Graduation Semester and Year




Document Type


Degree Name

Master of Landscape Architecture


Landscape Architecture

First Advisor

Taner R Ozdil


The state of Texas produced more than 36 million tons of waste in 2019. Currently, there are 198 active landfills of varying size and capacity in the entire state. Overall landfill capacity within the state is decreasing over time, while the size of landfills on average is increasing, creating quite the contradiction and clear picture of the average consumer’s increase in waste production (Municipal Solid Waste, 2019). The state of Texas is on an unfortunate path to meet landfill capacity in 53 years (Municipal Solid Waste, 2019). Of the almost 800 landfill sites (active and inactive) in the state of Texas 66% are publicly owned. Most landfills sit with unrealized potential after closure because of possible liability issues, rather than exploring the opportunities for public amenity/benefit. Therefore, closed landfills can be regarded as potential amenity opportunities for the citizens of Texas (Municipal Solid Waste, 2019). Repurposing closed landfill land would help mend segments of the now fractured ecosystem that were once designated for waste storage. Prioritizing such land in a rapidly increasingly metropolitan area, like Dallas- Fort Worth, is critical to the health and livelihood of the public. The objective of this master’s design thesis is to assess opportunities to repurpose public landfill sites in Dallas County, Texas and propose design recommendations for one of the five active Subtitle D landfill sites to be implemented at close. This study utilizes both qualitative and quantitative data and methods (Deming & Swaffield, 2011). It systematically reviews the state of Texas’ data in concurrence with weighted overlay analysis to locate an application site (Steiner, 2008; McHarg, 1992). Case studies are examined and investigated for each known repurposing strategy. Both the case studies and site suitability analysis provide a variety of intervention opportunities for the landfill land post-closure. Closed landfill data of the state of Texas are researched, analyzed, and applied to a closer analysis of the site Interviews are conducted with professionals to gain a wider knowledge of the landfill industry and to evaluate the current landfill situation of the proposed site (Glaser & Strauss, 1980). This Institutional Review Board approved study acquires perspective for repurposing strategies from those who work within the active landfill process (planning, engineers, workers, etc.). Findings are used to inform the planning and design of a proposed landfill site in Dallas, Texas. The results of this research produce recommendations and criteria to be used as a template for each landfill site that applies, and an overview of the suitability options for optimal repurposing of the landscape components especially within the context of Dallas County, Texas. Possibilities may exist to extend or better the wildlife habitat restoration strategy, implemented by Waste Management, Inc. to continue the repair of the bionetwork damage (Wildlife Habitat Sites, n.d.). Verifying landfill history enables research for such repurposing to begin and provides a window into connecting human activity to these landscapes. The goal of this research is to create a model that can be reproduced and considered in the landfill process at the end of its active lifecycle, through landscape architecture, to address the loss of land caused by the production and storage of waste.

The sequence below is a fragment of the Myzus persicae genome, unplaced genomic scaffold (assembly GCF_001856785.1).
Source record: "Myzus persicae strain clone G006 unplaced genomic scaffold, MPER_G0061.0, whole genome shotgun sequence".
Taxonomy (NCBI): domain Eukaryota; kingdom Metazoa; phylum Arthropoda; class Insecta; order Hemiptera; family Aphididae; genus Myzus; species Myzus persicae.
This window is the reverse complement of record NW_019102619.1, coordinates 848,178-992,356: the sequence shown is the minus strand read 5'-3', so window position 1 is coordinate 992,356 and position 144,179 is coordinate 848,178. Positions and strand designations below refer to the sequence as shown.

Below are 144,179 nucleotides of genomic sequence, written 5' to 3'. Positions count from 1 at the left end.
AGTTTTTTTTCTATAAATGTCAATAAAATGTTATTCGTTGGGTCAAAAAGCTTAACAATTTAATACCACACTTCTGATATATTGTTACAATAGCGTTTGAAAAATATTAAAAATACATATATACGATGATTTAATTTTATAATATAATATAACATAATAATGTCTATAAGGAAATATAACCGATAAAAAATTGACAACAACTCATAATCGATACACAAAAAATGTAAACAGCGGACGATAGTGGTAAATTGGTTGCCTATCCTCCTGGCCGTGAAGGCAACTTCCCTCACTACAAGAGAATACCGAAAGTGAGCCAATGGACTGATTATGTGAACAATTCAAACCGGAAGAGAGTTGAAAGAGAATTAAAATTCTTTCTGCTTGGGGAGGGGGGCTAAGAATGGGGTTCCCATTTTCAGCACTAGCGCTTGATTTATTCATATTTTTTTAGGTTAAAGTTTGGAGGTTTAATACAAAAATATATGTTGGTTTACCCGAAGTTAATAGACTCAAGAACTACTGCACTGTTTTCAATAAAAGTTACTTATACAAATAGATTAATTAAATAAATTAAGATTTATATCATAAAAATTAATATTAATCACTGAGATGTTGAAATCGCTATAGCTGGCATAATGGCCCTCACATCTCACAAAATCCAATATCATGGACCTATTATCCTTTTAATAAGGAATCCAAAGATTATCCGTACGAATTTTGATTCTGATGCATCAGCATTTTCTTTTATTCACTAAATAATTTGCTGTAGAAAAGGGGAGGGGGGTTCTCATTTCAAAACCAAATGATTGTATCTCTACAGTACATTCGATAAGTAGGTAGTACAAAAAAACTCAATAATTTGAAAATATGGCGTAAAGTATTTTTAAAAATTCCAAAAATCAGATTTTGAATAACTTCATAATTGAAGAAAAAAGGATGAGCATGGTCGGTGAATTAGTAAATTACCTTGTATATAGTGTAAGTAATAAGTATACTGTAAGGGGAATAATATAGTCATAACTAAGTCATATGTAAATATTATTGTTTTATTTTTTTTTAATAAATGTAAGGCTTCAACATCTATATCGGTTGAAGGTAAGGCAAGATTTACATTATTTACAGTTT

Landfill, Subtitle D, Dallas, Dallas county, Landscape architecture, Repurposing


Architecture | Landscape Architecture


Degree granted by The University of Texas at Arlington